Compassionate Love Blog: Displaying compassion for those who struggle with mental illness (c)2017 Nancy Virden, Always the Fight Ministry
It was combat. Faces were tense with the unnerving desperation of wavering hope.
Soldiers strapped to their guns, pinned down to a “safe” place laced with mines, had been holding their precarious position for five months. Over one hundred of their teammates, comrades, and friends had been carried off and buried. There was no time for grief. No room for sentiment.
Who would be next, no one knew.
From the outside, it appeared that order and discipline in the form of rank and file remained intact. A lieutenant was in charge now, having assumed the role after the captain and commander were killed.
However, tempers flared. Brave chatter had morphed into a single thought. Hold.
Hold out, hang in there, stay the course, keep yourself together, don’t think too much, don’t lose focus, push away the emotions, calm your nerves… hold. Above all, remember those who died are heroes. Your sacrifice is secondary to the mission.
They say there are no atheists in foxholes. I doubt if it’s true. Human nature tends to cling to the familiar in times of stress. Change is hard.
The above scene is merely my humble description of a sci-fi television portrayal of war.* In reality, men, women, and children fight battles against trauma every day. Soldiers who stood their ground in actual wars, victims of abuse and torture for other people’s sexual pleasure, witnesses to accidents and violent crimes – all these and more have survived literal and figurative foxholes.
Well after one has escaped, and is living, breathing, and responding to outward freedom, unresolved trauma pins down the mind. “Safe” places rarely are. One never knows when a bomb of memories, triggers, and emotional overload will explode.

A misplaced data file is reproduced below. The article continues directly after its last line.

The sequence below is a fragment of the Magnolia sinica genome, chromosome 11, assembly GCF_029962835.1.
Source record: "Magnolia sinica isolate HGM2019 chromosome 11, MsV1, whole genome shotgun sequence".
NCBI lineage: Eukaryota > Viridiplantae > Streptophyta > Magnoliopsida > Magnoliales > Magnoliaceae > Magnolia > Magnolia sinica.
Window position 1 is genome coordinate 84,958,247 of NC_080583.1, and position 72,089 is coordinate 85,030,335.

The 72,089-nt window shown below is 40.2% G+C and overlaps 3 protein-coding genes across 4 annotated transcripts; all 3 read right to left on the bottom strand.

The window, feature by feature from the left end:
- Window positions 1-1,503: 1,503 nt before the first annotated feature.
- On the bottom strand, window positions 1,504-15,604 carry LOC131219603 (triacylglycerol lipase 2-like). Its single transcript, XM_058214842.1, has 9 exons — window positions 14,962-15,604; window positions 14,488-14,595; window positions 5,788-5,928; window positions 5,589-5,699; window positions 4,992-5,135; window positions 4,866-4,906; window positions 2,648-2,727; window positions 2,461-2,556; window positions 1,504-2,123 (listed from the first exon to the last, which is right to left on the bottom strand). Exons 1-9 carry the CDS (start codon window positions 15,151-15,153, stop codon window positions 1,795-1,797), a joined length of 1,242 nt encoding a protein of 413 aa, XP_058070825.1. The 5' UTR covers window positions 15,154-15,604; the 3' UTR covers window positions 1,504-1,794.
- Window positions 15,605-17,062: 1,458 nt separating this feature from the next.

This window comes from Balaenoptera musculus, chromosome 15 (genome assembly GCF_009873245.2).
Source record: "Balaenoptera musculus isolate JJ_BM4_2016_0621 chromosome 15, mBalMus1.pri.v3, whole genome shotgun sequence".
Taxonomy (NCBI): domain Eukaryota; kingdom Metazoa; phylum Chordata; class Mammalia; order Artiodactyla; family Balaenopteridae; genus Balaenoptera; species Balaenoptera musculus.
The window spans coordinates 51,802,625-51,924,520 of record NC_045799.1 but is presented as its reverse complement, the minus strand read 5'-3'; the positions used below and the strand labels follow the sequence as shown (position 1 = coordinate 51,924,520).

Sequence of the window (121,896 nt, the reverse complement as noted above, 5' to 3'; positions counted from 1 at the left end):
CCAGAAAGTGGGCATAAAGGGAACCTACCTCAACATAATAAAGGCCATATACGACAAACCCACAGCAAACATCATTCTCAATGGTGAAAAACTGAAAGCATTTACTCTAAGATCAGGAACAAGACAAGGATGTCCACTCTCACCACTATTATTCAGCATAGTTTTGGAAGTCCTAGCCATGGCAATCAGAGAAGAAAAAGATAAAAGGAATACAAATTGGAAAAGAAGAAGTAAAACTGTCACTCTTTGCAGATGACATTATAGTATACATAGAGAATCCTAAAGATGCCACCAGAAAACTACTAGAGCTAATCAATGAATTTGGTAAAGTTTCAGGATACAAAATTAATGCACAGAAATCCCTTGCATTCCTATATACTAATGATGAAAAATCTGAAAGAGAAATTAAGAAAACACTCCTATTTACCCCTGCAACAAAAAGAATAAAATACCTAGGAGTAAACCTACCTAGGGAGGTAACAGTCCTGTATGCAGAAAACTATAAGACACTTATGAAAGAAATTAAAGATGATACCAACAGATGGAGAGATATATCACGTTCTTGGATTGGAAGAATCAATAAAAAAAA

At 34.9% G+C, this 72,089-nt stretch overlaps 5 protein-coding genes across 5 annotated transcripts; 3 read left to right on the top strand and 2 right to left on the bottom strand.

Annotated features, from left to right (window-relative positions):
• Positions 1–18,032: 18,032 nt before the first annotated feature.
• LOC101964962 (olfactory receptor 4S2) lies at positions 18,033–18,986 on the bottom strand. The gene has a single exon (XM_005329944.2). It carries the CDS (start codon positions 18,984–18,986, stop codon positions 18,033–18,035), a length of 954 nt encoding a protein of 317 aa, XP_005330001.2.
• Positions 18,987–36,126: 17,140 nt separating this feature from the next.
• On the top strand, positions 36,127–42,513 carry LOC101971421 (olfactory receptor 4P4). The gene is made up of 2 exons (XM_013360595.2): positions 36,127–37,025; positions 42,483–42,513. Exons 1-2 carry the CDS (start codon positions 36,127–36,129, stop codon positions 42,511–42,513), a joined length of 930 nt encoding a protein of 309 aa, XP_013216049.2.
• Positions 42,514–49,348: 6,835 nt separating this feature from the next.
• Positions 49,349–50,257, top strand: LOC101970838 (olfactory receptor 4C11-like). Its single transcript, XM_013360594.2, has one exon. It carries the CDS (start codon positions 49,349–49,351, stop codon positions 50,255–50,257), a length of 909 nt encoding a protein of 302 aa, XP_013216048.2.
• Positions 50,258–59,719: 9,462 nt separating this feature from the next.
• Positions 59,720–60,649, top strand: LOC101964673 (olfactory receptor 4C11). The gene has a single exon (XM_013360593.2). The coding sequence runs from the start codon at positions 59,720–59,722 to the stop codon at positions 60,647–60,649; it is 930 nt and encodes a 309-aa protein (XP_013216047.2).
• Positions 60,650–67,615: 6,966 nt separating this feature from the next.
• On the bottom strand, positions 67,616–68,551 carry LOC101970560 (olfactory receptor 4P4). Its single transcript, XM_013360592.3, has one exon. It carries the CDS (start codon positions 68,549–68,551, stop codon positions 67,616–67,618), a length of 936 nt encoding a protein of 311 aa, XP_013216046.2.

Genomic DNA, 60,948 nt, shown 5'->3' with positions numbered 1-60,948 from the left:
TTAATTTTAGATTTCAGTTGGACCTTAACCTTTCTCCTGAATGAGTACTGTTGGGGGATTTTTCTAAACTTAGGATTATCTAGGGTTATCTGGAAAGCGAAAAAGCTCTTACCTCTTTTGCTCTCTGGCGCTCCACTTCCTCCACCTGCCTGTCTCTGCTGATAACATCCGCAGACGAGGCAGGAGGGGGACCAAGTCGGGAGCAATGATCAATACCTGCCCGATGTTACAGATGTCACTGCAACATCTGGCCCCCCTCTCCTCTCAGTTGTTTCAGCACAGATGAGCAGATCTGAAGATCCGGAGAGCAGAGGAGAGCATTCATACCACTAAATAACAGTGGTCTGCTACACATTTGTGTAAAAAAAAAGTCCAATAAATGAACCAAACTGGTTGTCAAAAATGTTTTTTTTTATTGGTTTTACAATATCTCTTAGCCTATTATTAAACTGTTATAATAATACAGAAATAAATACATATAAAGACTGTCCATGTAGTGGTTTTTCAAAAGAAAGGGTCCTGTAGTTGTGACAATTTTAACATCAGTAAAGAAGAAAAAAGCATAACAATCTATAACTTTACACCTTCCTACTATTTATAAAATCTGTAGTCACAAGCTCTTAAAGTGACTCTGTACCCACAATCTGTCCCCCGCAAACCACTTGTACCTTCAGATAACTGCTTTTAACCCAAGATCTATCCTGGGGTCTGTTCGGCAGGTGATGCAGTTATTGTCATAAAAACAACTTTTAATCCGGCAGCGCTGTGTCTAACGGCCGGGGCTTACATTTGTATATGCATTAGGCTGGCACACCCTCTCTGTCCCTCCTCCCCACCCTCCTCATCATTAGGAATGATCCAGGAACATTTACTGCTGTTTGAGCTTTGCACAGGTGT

Relief is not complete. Night tremors, jumpiness, horrifying nightmares, unrelenting memory tapes, hypervigilant distrust, depression, rage, a sense of being different from everyone else, and loss of innocence are only part of an ongoing struggle for survival. Despite abject aloneness, there is still a single thought.
It is in my foxhole of PTSD, anxiety disorder, and major depression that I find it impossible to be atheistic. I held my position for decades, avoiding thinking or feeling too much. This means of survival wore me out until the day I was looking at the walls of a psychiatric ward, more alone than I thought possible.
Stigma would tell you I was weak and undisciplined. Reality says I held out the best I knew how, long beyond what this human body could take. I broke.
Does that mean my faith in Jesus is a crutch? No, I’ve used emotional crutches. Compulsive eating, running up debt, escapism, over-dependence on other people, self-punishment, religiosity – all were destructive and added to my pain.
Jesus’s love is actual, reality, and present. One has to know him to understand this. Stubborn refusal to surrender to him will pin anyone to a philosophical imagining of religion. Religion never saved anyone.
I know the one who allows me to rest from striving. While learning to heal from trauma, his words are calming, “Peace, be still.”
Because of him, I can release my hold, and just be held.
Today’s Helpful Word
And he awoke and rebuked the wind and said to the sea, “Peace! Be still!” And the wind ceased, and there was a great calm.
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NOTE: I am not a doctor or mental health professional. I speak only from personal experiences with and observations of mental illness. In no way is this website intended to substitute for professional mental health care.
If you are struggling emotionally today or feeling suicidal, or concerned about someone who is, please call the National Suicide Prevention Lifeline 1-800-273-TALK (8255). Hope and help is yours.
1st picture from rgbstock.com
2nd from kozzi.com
*Deep Space Nine, one of the Star Trek television series